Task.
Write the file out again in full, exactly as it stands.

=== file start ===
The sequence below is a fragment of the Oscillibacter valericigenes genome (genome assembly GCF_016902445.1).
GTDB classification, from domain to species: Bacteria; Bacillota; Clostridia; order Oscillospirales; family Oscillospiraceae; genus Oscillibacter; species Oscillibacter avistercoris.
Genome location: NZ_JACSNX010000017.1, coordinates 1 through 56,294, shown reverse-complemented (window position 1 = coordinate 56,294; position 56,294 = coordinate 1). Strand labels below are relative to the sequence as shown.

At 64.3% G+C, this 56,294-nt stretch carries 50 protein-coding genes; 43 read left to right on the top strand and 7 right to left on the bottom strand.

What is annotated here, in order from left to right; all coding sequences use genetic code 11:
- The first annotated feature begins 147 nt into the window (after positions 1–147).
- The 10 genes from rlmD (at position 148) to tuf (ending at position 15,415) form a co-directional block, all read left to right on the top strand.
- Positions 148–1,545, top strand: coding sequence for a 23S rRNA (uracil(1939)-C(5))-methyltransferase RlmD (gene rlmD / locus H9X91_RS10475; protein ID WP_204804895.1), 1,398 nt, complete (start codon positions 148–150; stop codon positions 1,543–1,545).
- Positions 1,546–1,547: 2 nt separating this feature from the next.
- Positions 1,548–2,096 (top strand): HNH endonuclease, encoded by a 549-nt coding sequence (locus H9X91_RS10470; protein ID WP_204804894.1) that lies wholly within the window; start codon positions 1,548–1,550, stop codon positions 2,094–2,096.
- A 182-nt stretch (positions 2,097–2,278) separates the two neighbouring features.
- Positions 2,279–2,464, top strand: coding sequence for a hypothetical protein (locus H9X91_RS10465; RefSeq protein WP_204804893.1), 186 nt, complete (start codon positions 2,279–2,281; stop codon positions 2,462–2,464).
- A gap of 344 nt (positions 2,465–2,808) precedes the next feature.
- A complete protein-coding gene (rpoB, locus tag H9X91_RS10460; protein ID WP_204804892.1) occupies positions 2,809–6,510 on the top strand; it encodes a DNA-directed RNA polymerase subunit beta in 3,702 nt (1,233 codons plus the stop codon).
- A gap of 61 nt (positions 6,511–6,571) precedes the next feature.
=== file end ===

The sequence below is a fragment of the Oscillibacter valericigenes genome (genome assembly GCF_016902445.1).
GTDB classification, from domain to species: Bacteria; Bacillota; Clostridia; order Oscillospirales; family Oscillospiraceae; genus Oscillibacter; species Oscillibacter avistercoris.
Genome location: NZ_JACSNX010000017.1, coordinates 1 through 56,294, shown reverse-complemented (window position 1 = coordinate 56,294; position 56,294 = coordinate 1). Strand labels below are relative to the sequence as shown.

At 64.3% G+C, this 56,294-nt stretch carries 50 protein-coding genes; 43 read left to right on the top strand and 7 right to left on the bottom strand.

What is annotated here, in order from left to right; all coding sequences use genetic code 11:
- The first annotated feature begins 147 nt into the window (after positions 1–147).
- The 10 genes from rlmD (at position 148) to tuf (ending at position 15,415) form a co-directional block, all read left to right on the top strand.
- Positions 148–1,545, top strand: coding sequence for a 23S rRNA (uracil(1939)-C(5))-methyltransferase RlmD (gene rlmD / locus H9X91_RS10475; protein ID WP_204804895.1), 1,398 nt, complete (start codon positions 148–150; stop codon positions 1,543–1,545).
- Positions 1,546–1,547: 2 nt separating this feature from the next.
- Positions 1,548–2,096 (top strand): HNH endonuclease, encoded by a 549-nt coding sequence (locus H9X91_RS10470; protein ID WP_204804894.1) that lies wholly within the window; start codon positions 1,548–1,550, stop codon positions 2,094–2,096.
- A 182-nt stretch (positions 2,097–2,278) separates the two neighbouring features.
- Positions 2,279–2,464, top strand: coding sequence for a hypothetical protein (locus H9X91_RS10465; RefSeq protein WP_204804893.1), 186 nt, complete (start codon positions 2,279–2,281; stop codon positions 2,462–2,464).
- A gap of 344 nt (positions 2,465–2,808) precedes the next feature.
- A complete protein-coding gene (rpoB, locus tag H9X91_RS10460; protein ID WP_204804892.1) occupies positions 2,809–6,510 on the top strand; it encodes a DNA-directed RNA polymerase subunit beta in 3,702 nt (1,233 codons plus the stop codon).
- A gap of 61 nt (positions 6,511–6,571) precedes the next feature.